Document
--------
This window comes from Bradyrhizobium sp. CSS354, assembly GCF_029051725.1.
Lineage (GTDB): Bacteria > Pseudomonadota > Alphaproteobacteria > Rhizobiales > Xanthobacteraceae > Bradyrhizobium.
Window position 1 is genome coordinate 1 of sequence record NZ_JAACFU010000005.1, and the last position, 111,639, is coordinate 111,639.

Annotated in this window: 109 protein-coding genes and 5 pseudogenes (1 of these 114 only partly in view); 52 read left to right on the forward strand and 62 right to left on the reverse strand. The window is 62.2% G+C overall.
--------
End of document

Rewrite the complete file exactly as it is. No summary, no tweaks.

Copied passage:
This window comes from Bradyrhizobium sp. CSS354, assembly GCF_029051725.1.
Lineage (GTDB): Bacteria > Pseudomonadota > Alphaproteobacteria > Rhizobiales > Xanthobacteraceae > Bradyrhizobium.
Window position 1 is genome coordinate 1 of sequence record NZ_JAACFU010000005.1, and the last position, 111,639, is coordinate 111,639.

Annotated in this window: 109 protein-coding genes and 5 pseudogenes (1 of these 114 only partly in view); 52 read left to right on the forward strand and 62 right to left on the reverse strand. The window is 62.2% G+C overall.